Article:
Figure 3.3a: Smoothed Variation in 2-Digit Industry Hours from Manufacturing Mean
Figure 3.3b: Smoothed Variation in 2-Digit Industry Hours from Manufacturing Mean
Notable exceptions to the stability of these results are highlighted in black. They include especially transport and primary metals, each which experienced an increase in average hours of about 3 hours per week. These two industries were the same two that formed the backward bending portion of the wage-effort offer curve in the seventies. The increase in the number of hours in Figure 3.4: Capital Intensity, Wages and Hours these two industries is clearly tied to the same reasons the backward bending portion of the wage-effort curve disappeared from the data, i.e. most likely the decline of unionization. Those changing in the opposite direction, albeit on a smaller scale, include furniture and food which both experienced a 2 hour decline. The food sector and the furniture sector experienced a small decline in their relative capital intensity compared to other manufacturing industries, perhaps explaining the decline in the average number of weekly hours worked in this industry in detail.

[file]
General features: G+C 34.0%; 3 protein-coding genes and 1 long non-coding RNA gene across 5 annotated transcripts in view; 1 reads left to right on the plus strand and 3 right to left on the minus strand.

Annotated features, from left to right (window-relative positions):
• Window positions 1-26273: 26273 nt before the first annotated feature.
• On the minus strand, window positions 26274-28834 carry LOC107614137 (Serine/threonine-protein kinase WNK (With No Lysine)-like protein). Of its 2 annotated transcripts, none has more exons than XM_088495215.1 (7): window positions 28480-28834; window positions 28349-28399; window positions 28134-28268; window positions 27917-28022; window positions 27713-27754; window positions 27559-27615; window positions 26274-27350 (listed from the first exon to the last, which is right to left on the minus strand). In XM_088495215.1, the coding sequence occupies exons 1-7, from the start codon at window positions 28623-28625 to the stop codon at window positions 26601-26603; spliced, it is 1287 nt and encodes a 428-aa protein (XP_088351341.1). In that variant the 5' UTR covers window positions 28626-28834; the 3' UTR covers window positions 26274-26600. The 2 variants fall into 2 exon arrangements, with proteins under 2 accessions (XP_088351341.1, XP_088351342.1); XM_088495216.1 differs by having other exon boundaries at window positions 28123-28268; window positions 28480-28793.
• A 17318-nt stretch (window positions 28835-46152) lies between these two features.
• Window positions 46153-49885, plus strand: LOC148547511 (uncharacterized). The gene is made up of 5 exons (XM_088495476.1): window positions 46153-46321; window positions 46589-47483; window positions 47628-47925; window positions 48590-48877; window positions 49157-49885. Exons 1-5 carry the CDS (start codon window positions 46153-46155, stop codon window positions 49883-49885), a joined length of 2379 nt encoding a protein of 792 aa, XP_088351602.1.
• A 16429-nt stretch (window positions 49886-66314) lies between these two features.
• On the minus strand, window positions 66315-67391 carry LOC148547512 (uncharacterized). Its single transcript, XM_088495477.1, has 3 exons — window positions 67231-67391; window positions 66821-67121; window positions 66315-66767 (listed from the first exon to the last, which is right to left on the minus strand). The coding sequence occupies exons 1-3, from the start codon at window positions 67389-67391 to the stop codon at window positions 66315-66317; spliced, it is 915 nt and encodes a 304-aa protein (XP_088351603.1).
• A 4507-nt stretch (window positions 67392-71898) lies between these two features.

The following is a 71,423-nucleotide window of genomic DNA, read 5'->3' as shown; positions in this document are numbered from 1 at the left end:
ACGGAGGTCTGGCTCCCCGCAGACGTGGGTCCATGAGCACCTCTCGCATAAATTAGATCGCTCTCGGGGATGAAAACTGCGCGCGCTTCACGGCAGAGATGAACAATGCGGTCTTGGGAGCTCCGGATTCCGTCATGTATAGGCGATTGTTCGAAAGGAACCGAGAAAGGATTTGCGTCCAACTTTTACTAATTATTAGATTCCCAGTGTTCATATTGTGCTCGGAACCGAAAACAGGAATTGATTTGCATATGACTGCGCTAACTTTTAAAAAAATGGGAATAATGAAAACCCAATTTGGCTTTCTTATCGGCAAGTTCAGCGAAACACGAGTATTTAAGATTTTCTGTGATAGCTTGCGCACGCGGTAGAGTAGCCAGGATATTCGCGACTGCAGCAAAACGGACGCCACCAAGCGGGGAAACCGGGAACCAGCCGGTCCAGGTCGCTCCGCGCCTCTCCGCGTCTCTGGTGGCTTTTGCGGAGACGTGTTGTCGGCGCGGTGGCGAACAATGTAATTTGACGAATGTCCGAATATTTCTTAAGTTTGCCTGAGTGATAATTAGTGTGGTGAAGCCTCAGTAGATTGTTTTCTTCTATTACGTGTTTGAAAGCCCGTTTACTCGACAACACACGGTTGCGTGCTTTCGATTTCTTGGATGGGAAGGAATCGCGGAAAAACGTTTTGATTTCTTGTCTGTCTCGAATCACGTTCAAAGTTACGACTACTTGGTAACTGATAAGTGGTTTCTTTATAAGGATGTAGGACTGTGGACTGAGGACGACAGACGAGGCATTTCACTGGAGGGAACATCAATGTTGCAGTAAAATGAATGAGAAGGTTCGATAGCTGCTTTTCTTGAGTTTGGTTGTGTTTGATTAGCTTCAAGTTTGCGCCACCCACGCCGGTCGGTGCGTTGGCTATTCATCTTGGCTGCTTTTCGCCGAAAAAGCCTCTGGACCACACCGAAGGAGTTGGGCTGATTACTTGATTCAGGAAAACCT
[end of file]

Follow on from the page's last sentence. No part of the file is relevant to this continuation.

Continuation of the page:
The 4-digit industry data in the NBER productivity database are considerably more noisy than the 2-digit data, but the same pattern emerges. Capital-intensive sectors pay high wages and have long hours.
Figure 3.4 shows the distinctly positive relationship between average weekly hours and average real weekly wages for production workers across the industries included in the NBER data in 1990.11 Also striking is the strong positive relationship between the capital intensity of the sector with both average hours worked per week by production workers as well as weekly wages. Of these two, the relationship between capital and hours is noisier. This is likely due to short-term fluctuations in industry demand that are absorbed more by hours than by wages as well as due to the existence of greater noise in reported hours than in reported weekly earnings.
We expect a positive relationship to exist between weekly hours and weekly wages in the short run due to the inelasticity of the industry specific labor supply and normal fluctuations in relative industry demand. This could explain the upward sloping relationship seen in any one year. Yet as seen in the 2-digit data, the pattern of wages and hours across sectors is very stable over time. For example the correlation of weekly wages across sectors between 1990 and 1960 is .82 as can be seen in Table 3.1 which reports the cross-industry correlations of hours and wages at the various sample years, remarkably stable even over a thirty-year time period. Hours across sectors are also very stable. The correlation of weekly hours across sectors in 1960 and 1990 is .56.